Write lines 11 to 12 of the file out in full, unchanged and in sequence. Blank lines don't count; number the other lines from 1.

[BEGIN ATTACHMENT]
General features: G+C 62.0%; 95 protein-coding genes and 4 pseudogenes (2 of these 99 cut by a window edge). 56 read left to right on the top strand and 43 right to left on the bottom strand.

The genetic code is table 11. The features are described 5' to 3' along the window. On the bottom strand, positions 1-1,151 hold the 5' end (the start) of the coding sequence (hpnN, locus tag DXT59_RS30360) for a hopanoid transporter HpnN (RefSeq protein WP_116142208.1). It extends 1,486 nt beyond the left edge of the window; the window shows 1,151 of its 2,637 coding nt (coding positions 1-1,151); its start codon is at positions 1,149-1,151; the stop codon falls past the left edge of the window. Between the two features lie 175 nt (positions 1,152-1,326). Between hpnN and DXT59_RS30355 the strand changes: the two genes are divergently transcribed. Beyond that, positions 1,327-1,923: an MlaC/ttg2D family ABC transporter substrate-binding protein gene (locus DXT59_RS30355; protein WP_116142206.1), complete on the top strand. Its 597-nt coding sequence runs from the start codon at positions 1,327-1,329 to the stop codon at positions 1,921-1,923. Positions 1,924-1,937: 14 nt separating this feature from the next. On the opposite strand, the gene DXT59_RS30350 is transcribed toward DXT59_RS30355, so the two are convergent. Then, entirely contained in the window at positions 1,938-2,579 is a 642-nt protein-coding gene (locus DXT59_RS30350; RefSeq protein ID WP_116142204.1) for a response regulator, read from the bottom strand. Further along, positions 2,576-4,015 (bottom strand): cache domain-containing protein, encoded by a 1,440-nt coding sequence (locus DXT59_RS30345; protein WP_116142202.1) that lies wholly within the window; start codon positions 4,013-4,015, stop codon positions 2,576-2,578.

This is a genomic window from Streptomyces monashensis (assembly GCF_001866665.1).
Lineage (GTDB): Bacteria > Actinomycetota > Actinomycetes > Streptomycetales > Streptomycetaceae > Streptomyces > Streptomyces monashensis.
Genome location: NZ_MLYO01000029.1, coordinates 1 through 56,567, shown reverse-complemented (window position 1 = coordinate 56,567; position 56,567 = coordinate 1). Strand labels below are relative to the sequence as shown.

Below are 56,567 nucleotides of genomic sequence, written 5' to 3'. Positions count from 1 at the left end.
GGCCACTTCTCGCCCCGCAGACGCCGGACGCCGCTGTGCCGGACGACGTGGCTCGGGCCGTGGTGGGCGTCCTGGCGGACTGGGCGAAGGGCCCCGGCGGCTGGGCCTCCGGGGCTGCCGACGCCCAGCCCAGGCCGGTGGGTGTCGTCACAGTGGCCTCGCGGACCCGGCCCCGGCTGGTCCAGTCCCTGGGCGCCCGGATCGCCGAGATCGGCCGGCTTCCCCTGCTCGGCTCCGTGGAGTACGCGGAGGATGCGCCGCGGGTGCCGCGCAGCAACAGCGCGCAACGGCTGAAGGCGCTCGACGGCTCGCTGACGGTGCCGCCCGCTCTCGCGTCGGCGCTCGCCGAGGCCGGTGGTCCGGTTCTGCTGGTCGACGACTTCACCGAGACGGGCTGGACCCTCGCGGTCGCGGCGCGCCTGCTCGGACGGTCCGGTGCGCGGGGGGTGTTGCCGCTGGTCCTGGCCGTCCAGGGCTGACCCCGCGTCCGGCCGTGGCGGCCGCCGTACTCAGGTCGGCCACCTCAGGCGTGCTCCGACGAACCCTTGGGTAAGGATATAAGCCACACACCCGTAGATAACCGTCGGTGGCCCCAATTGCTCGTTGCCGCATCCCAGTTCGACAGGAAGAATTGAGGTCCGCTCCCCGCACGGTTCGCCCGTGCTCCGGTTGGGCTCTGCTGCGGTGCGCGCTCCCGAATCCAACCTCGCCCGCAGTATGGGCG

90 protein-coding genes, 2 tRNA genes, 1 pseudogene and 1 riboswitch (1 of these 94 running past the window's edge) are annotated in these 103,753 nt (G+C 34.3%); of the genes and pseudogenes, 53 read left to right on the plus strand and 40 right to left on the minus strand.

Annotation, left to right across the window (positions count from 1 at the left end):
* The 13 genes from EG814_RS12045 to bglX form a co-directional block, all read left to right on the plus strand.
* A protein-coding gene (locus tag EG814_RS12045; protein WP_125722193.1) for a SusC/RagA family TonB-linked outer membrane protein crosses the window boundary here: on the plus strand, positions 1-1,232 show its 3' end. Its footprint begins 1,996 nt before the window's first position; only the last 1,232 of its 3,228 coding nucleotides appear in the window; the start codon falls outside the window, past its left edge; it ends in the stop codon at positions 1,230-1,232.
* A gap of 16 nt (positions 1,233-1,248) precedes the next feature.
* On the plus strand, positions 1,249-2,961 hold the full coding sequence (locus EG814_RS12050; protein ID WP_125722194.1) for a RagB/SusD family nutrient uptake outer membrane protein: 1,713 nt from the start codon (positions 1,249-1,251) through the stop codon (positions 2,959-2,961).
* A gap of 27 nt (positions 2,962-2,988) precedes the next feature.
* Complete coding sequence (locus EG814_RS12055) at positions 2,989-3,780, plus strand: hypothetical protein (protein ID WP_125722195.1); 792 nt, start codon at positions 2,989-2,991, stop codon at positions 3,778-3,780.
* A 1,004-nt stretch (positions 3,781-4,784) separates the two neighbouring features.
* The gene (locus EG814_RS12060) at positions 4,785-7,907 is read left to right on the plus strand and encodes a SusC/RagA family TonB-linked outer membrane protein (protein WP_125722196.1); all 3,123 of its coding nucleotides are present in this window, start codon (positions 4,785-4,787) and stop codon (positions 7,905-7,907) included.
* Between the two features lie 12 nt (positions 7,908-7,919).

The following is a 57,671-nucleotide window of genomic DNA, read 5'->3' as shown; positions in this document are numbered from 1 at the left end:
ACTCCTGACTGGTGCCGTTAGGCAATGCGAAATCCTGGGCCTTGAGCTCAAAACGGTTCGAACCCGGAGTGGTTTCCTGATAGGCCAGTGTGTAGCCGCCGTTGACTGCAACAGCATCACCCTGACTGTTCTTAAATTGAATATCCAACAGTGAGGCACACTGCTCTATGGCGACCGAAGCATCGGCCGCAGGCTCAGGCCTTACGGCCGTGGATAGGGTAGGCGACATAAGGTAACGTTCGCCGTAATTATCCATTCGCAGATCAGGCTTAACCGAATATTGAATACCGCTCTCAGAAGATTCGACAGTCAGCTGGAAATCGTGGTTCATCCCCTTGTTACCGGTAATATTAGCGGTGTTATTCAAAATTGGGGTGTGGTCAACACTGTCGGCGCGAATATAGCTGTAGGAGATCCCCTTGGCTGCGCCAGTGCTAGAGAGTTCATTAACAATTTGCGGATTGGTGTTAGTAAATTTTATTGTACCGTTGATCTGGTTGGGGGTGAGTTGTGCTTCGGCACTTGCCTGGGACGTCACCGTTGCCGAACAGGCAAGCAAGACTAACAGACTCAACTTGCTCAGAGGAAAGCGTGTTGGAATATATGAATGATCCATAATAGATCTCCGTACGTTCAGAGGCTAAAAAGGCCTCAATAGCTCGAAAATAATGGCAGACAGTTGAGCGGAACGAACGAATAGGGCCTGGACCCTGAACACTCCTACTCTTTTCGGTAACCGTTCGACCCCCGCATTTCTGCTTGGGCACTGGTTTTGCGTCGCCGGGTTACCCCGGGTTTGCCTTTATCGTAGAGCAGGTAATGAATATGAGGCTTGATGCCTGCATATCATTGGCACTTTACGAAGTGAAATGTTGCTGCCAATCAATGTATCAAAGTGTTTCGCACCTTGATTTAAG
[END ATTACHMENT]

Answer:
* A protein-coding gene (locus tag EG814_RS12045; protein WP_125722193.1) for a SusC/RagA family TonB-linked outer membrane protein crosses the window boundary here: on the plus strand, positions 1-1,232 show its 3' end. Its footprint begins 1,996 nt before the window's first position; only the last 1,232 of its 3,228 coding nucleotides appear in the window; the start codon falls outside the window, past its left edge; it ends in the stop codon at positions 1,230-1,232.
* A gap of 16 nt (positions 1,233-1,248) precedes the next feature.